5 surprising places for language learning with your little one
This entry was first posted on July 11, 2014 on the Flash Sticks Blog
We’re fortunate enough to have a great guest post on the FlashSticks blog today, from Sarah Barrett, of Lingotastic. You might remember Sarah from her post a couple of weeks ago, where she told us all about her language teaching journey.
Sarah’s parent and toddler group, Lingotastic, uses puppets, music and stories to help young children and their families to take their first steps into a second language, in a friendly and welcoming environment.
Today, Sarah tells us about a couple of here favourite stealth language learning ideas for families. Perfect timing just before the weekend.
1. In the playground
On the swings: Count in the target language whilst pushing your little one. And once they’ve mastered numbers, you can always progress to trying out days of the week, as well as months of the year.
Round the roundabout: Ask your little one if they want to go faster or slower in the target language. My children learned the word nochmal – again – on a roundabout.
Counting: Sometimes simplicity is the most effective way for your children to learn a new language. Count to ten around in a circle in whichever language you choose. My children love this one and it’s a great way to ensure they’ve got their numbers down.
Dictionary games: This one’s great and has never-ending possibilities. Simply select a letter and give a description, then ask your child to guess the word. So, for example, you might say, “the word starts with an “F” and is a cake with fruit in it.”
Listening to music: CDs with songs in the target language are a brilliant tool. Music is a very powerful tool for language learning. What’s great from my experience is that children find themselves singing a song fluently in another language, then they become curious about what the words mean, which is where the real learning comes in.
Instructions: Give simple instructions in the chosen language, making it as much as a casual part of your routine as possible. You might say, “Schuhe an! (Put your shoes on!).” At first, you may need to do a little translation, but you’ll find that your child very quickly begins to understand the words in the target language.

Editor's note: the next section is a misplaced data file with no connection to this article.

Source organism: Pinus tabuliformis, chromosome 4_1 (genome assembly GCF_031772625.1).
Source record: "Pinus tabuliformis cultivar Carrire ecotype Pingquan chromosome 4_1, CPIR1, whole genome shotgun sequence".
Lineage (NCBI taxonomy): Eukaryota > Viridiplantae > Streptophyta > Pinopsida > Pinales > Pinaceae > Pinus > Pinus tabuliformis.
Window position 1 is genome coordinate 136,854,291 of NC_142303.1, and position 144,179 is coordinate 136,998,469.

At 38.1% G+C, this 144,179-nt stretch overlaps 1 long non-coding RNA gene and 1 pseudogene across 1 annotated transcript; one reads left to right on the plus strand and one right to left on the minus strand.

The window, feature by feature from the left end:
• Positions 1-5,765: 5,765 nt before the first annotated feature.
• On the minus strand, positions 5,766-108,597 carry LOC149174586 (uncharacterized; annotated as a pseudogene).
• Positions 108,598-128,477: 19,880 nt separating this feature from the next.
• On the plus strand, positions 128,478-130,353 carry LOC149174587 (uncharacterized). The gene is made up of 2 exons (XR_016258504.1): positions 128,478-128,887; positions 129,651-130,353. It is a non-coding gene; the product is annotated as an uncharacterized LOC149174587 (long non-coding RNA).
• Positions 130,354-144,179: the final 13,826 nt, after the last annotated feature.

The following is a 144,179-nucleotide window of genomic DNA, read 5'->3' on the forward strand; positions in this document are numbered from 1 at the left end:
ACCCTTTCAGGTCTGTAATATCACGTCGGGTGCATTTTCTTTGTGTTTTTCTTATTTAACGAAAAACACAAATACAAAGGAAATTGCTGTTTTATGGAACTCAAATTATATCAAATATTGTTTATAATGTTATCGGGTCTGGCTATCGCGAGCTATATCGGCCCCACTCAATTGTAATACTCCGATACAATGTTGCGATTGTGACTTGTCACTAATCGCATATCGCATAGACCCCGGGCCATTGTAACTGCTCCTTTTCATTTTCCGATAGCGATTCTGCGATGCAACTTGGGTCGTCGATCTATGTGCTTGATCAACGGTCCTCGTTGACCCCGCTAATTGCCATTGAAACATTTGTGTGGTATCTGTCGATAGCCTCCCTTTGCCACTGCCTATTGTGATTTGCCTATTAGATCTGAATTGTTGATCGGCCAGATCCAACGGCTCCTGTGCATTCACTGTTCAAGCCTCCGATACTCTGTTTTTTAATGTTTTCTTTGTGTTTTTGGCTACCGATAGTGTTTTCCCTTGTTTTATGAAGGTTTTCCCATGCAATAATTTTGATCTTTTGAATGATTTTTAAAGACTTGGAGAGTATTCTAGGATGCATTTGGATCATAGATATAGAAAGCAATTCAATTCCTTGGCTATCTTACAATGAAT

Counting: There’s no end to the counting game. And counting when going up and down stairs is a great bit of fun.
Arts and crafts: Craft is good for language learning too. When you are making things together, be sure to point out the vocabulary for colours and whatever other materials you are using or things you’re making together.
Pairs: Matching games are great too. We have a few with pictures and words in the target language.
Reading: It goes without saying that bilingual books are brilliant. Your local Library can rent them from Bright Books, if they don’t have some already.
Online: YouTube has lots of brilliant videos of nursery rhymes and even Peppa Pig in a variety of target languages.
Toys: My children had some brilliant bilingual toys, which sing nursery rhymes and teach simple vocabulary.
FlashSticks: Oh and obviously, as the guys guys at FlashSticks were so kind as to let me throw some words together for their blog, I should mention that FlashSticks are brilliant for reading age children. Stick them around the home and label things. Oh and don’t forget to take pictures while you’re out and about, so you can tweet them at FlashSticks on #FlashSticksFriday.
Gardening is a great stealth learning activity. And one we can’t get enough of at home. Simply point and name plants and objects, as you play together.
Visiting the farm or zoo, naming animals in the target language is a great way to pick up some really useful vocabulary. Supermarkets and shops are also good for naming objects too. In fact, it works anywhere!
The aim of this blog was just to kick off a discussion on stealth language learning tactics that your little ones will love. I’ve put forward some of my favourites, but I LOVE hearing new ideas, so if you’ve got some great ideas that I’ve missed, I’d love to hear about them in the comments below.
As a language learning and teaching enthusiast, I’d love to connect with any like minded teachers and learners. It would be great to meet those with little ones or who work with little ones, so if you’d like to get in touch, let me know in the comments below or you can connect with me on Facebook, Twitter or via email.